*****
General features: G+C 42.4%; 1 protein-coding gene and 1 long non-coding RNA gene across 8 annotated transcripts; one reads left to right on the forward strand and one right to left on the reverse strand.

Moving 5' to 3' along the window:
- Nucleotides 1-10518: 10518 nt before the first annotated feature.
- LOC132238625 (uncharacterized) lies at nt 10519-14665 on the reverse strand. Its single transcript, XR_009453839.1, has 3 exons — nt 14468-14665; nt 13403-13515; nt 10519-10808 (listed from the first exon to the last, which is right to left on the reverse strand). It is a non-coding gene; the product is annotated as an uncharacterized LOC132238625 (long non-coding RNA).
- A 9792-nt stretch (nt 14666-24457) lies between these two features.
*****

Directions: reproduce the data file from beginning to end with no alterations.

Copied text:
General features: G+C 42.4%; 1 protein-coding gene and 1 long non-coding RNA gene across 8 annotated transcripts; one reads left to right on the forward strand and one right to left on the reverse strand.

Moving 5' to 3' along the window:
- Nucleotides 1-10518: 10518 nt before the first annotated feature.
- LOC132238625 (uncharacterized) lies at nt 10519-14665 on the reverse strand. Its single transcript, XR_009453839.1, has 3 exons — nt 14468-14665; nt 13403-13515; nt 10519-10808 (listed from the first exon to the last, which is right to left on the reverse strand). It is a non-coding gene; the product is annotated as an uncharacterized LOC132238625 (long non-coding RNA).
- A 9792-nt stretch (nt 14666-24457) lies between these two features.